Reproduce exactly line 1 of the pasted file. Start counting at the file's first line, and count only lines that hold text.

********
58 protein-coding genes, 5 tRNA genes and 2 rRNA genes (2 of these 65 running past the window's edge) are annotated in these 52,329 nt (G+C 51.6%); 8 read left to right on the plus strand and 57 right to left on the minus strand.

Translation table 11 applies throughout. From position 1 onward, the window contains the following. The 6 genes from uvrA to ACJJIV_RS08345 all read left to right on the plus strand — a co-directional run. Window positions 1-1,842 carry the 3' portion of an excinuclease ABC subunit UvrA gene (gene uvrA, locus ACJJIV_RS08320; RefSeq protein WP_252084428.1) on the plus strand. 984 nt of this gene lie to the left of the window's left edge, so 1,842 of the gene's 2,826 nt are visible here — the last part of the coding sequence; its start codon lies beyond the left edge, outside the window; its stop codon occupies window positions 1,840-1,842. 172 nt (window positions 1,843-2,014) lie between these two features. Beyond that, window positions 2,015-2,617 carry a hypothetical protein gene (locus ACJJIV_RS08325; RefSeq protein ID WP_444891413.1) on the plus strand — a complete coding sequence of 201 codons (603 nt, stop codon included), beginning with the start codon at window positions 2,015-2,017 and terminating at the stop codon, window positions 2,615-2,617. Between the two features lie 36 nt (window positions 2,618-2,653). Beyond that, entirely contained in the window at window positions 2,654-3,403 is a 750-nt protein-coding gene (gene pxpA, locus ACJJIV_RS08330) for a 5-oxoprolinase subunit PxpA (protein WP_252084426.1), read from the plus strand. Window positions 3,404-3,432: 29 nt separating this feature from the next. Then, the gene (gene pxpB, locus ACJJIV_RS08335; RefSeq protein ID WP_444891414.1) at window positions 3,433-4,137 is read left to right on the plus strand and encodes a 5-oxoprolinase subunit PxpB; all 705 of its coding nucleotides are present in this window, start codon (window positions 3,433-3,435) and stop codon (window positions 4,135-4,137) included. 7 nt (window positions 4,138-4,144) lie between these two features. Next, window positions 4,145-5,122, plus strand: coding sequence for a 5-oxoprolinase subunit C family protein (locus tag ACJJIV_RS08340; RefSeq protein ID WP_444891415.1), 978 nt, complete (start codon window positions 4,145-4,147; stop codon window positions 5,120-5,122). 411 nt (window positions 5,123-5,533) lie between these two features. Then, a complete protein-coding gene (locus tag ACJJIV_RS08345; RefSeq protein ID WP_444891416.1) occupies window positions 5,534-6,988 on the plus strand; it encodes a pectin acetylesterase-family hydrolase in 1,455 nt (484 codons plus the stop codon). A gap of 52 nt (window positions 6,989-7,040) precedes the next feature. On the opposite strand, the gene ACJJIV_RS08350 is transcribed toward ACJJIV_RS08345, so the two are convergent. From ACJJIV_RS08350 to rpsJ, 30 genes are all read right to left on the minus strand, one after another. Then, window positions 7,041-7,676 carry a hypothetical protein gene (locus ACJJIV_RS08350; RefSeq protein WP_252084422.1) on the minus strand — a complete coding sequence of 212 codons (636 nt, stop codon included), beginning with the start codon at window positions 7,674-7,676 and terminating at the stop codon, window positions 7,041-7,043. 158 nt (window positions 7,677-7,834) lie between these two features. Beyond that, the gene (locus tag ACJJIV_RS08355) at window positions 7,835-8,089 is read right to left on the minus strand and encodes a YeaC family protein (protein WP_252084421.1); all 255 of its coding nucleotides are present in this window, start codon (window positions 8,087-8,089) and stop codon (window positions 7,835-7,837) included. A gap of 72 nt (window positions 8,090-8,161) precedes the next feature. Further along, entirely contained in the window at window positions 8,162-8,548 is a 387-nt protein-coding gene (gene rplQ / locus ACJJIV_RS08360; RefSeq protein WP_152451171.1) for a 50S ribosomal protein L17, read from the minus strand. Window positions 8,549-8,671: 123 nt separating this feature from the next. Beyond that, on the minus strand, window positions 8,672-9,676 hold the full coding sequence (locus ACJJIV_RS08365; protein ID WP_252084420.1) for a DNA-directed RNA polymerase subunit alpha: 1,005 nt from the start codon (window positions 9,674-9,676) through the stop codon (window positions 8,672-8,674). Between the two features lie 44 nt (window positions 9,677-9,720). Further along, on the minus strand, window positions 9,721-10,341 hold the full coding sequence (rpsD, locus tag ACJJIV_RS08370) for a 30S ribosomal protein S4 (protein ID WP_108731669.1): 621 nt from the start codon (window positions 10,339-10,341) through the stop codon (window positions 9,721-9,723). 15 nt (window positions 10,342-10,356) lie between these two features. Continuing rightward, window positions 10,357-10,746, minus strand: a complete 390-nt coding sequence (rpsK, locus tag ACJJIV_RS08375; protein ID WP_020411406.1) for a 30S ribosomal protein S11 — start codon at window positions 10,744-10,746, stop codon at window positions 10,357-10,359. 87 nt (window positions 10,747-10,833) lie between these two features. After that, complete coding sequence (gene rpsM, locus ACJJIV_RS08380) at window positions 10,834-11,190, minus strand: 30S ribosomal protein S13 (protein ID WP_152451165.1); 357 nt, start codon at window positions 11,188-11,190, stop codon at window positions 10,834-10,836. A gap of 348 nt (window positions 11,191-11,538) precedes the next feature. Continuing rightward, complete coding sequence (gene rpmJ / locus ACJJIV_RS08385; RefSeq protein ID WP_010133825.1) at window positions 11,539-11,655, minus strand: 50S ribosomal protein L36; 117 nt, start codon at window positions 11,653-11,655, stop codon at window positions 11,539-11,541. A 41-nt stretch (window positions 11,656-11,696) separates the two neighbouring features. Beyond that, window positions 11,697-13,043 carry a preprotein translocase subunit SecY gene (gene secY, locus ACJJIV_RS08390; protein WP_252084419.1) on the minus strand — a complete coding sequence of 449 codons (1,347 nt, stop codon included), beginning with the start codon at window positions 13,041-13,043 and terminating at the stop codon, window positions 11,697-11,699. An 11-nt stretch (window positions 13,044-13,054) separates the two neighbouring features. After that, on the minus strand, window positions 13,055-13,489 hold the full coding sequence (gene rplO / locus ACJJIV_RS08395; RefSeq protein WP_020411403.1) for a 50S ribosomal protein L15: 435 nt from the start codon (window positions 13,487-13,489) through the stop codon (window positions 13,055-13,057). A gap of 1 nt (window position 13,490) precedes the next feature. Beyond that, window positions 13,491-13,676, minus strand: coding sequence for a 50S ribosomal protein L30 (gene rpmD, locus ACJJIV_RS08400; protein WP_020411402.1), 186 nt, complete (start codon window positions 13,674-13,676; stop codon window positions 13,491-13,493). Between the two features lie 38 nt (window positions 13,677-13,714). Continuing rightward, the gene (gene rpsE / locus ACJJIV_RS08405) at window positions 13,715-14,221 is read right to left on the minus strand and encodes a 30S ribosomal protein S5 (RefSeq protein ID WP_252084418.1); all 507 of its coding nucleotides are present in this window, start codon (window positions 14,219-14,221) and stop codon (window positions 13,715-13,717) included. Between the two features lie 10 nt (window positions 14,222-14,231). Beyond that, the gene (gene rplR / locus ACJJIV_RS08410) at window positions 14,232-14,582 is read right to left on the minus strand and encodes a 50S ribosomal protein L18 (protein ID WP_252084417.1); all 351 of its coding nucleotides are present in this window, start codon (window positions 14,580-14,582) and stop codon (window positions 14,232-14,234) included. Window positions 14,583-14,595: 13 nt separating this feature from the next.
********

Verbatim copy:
58 protein-coding genes, 5 tRNA genes and 2 rRNA genes (2 of these 65 running past the window's edge) are annotated in these 52,329 nt (G+C 51.6%); 8 read left to right on the plus strand and 57 right to left on the minus strand.